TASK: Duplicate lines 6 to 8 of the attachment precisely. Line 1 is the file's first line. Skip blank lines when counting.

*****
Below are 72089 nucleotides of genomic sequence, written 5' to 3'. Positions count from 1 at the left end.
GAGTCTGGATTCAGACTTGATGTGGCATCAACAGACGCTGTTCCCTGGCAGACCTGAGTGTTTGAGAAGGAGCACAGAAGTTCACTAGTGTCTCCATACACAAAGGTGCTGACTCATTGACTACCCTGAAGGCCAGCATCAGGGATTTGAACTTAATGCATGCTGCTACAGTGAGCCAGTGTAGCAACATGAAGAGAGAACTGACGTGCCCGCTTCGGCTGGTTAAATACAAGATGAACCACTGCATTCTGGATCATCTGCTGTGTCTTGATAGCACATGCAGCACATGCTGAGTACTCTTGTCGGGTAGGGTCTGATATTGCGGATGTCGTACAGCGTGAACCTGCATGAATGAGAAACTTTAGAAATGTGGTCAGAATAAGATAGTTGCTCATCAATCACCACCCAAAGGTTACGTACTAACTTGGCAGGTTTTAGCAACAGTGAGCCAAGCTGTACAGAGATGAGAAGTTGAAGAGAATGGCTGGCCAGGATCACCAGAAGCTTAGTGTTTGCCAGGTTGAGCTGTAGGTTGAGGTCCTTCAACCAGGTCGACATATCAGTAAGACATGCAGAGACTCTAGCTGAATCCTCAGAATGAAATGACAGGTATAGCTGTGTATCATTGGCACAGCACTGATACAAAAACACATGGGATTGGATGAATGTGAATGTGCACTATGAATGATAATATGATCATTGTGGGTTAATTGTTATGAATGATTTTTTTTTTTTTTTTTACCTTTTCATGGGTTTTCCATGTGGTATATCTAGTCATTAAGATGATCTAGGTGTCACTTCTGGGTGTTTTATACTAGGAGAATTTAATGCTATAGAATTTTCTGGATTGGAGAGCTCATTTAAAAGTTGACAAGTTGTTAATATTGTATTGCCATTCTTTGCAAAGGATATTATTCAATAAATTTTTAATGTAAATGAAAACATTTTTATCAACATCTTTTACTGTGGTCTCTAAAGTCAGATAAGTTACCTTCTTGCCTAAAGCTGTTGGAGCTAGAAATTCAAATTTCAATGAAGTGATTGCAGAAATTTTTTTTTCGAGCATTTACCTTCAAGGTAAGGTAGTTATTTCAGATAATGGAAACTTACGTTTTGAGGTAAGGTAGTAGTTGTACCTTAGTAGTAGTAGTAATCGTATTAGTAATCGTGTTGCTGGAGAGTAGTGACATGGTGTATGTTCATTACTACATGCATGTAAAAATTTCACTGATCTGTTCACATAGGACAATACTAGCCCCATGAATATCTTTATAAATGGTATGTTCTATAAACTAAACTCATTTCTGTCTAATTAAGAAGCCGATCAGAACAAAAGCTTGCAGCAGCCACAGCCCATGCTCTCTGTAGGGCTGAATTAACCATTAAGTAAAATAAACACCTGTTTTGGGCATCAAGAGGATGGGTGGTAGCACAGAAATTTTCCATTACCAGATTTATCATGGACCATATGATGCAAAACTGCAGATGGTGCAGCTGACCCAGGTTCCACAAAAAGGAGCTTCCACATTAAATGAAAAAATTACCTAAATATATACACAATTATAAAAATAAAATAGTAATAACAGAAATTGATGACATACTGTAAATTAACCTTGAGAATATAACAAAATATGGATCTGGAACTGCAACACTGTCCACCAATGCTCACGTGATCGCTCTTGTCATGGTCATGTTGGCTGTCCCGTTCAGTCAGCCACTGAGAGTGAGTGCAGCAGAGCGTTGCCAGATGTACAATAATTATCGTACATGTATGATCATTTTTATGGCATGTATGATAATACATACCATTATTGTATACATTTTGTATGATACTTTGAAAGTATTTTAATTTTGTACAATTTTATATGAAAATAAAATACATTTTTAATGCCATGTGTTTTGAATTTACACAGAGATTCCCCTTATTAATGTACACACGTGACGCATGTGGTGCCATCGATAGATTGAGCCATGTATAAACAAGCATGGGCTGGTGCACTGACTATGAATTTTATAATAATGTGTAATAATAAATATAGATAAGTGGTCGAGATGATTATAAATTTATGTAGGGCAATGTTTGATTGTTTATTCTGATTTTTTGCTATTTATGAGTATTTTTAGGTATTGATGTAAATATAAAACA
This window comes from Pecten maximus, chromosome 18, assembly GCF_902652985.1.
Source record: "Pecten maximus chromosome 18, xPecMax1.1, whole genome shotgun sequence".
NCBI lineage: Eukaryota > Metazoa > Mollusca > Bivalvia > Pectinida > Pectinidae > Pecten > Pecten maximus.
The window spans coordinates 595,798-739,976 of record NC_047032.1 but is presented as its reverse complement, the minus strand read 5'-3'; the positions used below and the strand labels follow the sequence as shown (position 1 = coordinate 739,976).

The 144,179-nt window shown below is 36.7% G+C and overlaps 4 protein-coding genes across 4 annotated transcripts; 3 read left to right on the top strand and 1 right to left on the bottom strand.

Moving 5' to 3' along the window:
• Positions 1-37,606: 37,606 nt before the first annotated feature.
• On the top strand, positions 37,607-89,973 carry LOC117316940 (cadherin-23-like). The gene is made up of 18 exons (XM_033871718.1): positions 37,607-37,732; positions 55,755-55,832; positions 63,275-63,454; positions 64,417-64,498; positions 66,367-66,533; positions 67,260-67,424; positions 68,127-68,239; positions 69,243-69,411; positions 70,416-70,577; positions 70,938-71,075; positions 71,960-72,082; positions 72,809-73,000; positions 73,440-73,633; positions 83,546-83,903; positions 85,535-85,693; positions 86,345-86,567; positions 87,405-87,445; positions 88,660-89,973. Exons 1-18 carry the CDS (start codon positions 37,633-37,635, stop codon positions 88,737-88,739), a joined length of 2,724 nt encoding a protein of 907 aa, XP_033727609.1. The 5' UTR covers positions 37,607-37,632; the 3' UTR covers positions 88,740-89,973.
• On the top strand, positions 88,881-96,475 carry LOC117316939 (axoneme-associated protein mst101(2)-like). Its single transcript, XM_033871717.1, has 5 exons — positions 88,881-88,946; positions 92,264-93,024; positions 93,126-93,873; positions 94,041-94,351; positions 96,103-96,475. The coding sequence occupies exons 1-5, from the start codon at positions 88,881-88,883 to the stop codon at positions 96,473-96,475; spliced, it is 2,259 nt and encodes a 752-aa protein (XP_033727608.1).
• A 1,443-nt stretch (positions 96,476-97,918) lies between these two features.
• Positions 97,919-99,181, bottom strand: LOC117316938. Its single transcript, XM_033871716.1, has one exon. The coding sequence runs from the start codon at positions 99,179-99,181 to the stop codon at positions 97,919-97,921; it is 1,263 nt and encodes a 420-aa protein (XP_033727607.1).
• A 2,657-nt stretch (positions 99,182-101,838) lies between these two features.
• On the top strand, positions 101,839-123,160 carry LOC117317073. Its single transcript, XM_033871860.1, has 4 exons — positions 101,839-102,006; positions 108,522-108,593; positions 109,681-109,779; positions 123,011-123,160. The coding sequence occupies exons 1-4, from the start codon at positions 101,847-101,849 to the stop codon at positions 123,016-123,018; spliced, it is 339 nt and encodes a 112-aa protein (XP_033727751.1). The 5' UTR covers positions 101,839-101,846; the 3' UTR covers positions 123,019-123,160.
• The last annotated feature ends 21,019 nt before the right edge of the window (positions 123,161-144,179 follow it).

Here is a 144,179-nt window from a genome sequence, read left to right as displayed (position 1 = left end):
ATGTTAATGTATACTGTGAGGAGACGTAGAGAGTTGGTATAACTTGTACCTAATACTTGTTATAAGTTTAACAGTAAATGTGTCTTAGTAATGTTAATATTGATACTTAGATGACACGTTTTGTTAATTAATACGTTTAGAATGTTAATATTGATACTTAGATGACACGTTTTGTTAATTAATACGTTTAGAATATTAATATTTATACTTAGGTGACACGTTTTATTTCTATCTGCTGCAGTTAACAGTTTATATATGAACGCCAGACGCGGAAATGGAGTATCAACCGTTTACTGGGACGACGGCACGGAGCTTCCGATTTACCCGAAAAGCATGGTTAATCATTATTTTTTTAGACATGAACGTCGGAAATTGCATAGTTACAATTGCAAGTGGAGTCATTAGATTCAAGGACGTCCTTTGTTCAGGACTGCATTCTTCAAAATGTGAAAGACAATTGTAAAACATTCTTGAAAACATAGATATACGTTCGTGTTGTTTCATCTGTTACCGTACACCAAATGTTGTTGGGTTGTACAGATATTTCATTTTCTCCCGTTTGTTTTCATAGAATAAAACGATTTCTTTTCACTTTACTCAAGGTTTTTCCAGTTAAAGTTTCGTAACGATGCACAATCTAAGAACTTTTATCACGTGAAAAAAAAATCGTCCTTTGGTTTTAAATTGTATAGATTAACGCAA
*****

The window spans coordinates 595,798-739,976 of record NC_047032.1 but is presented as its reverse complement, the minus strand read 5'-3'; the positions used below and the strand labels follow the sequence as shown (position 1 = coordinate 739,976).

The 144,179-nt window shown below is 36.7% G+C and overlaps 4 protein-coding genes across 4 annotated transcripts; 3 read left to right on the top strand and 1 right to left on the bottom strand.

Moving 5' to 3' along the window: